Le Monde: All French Election Parties Have Good Ties with Morocco

The decisive second round of the French legislative elections began this Sunday at 8 a.m. local French time, amidst high anticipation for the results. This follows a week of significant developments since last Sunday’s first round, which saw the right-wing parties take the lead. Left-wing parties are now hoping to stage a major "surprise."

Many countries with strong ties to France are closely watching the outcome of these elections, particularly Morocco, which appears to be in a more "comfortable" position compared to other nations in the region, such as Algeria. Regardless of the election results, the political shift in France is not expected to affect the strong relations between France and Morocco significantly.

The French newspaper "Le Monde" highlighted this in a report published on Saturday, noting that all French political parties competing in the legislative elections maintain good relations with Rabat. The report added that Morocco's regime has "gained sympathy from all segments of the French political class," unlike Algeria, for instance.

While the rise of the far-right is a concern for many, Morocco does not see it in the same light. According to the same report, the far-right National Rally party could be considered an ally to Morocco. Several experts consulted by "Le Monde" suggested that the National Rally might even support Moroccan claims over the Sahara.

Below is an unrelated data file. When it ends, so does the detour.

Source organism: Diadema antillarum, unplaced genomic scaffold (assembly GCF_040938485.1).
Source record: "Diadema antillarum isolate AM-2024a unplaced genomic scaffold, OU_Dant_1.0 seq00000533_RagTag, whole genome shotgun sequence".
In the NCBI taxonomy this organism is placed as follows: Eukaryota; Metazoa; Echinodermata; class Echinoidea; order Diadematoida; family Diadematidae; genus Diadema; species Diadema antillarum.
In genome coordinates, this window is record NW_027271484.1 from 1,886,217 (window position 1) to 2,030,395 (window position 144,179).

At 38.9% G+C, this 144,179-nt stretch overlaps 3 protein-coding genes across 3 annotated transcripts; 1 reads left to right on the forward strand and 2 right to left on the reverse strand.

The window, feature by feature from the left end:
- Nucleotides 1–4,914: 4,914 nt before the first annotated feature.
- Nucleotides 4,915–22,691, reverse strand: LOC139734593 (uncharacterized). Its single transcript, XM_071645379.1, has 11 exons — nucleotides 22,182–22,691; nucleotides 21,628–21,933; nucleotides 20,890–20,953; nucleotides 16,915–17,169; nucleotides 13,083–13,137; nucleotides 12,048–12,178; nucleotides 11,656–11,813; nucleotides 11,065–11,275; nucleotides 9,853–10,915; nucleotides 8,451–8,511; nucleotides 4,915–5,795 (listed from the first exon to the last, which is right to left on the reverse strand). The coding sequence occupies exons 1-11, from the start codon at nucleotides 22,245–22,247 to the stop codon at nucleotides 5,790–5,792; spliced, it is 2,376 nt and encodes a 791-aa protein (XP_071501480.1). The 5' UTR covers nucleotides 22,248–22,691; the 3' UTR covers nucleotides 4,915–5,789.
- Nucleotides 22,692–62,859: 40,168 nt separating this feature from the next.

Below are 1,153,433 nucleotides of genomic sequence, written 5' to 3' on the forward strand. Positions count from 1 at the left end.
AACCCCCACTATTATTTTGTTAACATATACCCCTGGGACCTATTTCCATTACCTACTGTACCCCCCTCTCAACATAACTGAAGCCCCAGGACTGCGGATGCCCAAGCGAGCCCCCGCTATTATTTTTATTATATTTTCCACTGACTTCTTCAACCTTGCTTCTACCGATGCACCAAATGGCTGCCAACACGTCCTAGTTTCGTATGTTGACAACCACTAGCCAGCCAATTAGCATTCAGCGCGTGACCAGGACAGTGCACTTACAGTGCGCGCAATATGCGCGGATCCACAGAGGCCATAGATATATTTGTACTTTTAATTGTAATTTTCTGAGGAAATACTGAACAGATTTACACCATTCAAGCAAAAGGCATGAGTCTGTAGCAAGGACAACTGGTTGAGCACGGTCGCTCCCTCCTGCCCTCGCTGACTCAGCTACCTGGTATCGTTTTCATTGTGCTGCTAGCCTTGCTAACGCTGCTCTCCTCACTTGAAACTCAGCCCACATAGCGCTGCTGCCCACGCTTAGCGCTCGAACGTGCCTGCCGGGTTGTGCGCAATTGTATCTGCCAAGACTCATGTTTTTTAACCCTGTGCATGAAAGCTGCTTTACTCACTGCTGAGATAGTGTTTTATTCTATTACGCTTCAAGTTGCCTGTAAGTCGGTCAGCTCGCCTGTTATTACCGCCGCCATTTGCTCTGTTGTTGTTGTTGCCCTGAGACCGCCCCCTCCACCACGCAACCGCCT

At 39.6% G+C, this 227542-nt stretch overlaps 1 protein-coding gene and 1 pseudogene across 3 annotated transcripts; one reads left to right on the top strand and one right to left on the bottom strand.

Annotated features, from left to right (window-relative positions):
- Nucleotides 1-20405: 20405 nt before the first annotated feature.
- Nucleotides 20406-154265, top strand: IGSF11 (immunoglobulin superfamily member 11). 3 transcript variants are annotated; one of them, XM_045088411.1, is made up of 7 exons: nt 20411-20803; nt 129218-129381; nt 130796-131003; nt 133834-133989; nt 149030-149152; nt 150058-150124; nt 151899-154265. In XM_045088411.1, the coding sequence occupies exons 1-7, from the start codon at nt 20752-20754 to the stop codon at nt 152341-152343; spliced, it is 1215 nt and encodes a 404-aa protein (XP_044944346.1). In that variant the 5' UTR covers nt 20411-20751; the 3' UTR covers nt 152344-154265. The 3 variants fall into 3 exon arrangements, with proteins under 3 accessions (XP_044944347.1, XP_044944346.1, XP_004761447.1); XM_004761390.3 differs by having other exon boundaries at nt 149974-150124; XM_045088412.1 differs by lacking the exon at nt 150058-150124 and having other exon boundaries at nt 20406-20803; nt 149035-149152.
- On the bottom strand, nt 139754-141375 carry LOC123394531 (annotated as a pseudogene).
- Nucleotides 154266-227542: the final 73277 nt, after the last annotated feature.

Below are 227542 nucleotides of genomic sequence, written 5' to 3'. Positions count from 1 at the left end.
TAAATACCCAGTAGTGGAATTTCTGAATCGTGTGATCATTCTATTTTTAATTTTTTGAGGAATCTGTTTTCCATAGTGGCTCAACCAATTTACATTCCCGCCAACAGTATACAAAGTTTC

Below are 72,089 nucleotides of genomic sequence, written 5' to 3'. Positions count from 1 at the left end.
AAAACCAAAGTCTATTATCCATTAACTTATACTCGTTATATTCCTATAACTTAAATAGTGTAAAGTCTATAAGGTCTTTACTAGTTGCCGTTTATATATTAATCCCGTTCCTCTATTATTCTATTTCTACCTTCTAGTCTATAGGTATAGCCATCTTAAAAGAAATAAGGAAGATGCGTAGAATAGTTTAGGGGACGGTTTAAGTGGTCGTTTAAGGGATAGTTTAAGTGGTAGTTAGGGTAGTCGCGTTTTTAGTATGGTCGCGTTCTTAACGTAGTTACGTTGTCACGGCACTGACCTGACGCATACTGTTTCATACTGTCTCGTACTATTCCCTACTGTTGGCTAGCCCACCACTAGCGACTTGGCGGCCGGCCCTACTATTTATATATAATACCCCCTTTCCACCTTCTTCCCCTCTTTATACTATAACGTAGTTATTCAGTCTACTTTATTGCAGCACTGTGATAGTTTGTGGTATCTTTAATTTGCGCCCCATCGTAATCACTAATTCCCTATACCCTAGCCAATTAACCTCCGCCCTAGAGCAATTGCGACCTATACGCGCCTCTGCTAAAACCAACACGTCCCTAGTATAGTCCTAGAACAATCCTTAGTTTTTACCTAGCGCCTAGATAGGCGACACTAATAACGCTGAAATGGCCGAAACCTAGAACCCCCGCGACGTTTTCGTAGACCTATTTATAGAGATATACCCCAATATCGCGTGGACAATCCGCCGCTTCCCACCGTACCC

"Le Monde" quoted geopolitical expert Aymeric Chauprade, the former executive director of the National Rally (formerly the National Front), saying the party is "the only French party that, if it comes to power, will recognize Moroccan sovereignty over the Western Sahara."

In a recent report, the BBC echoed expectations of potential surprises in the second round of the French legislative elections, in contrast to the first round which saw a right-wing coalition take the lead. The BBC noted significant efforts by anti-right-wing parties to prevent the right from easily securing a majority.

The BBC further speculated that a "stalemate" result is likely in the second round, where no party achieves a clear majority, necessitating coalition negotiations. This would be seen as a victory over the far-right, which views this election as a "historic" opportunity to govern France.

The BBC also indicated that the possibility of a "stalemate" is underscored by the withdrawal of over 200 candidates in recent days to bolster the chances of those capable of defeating far-right contenders in various regions of the country.

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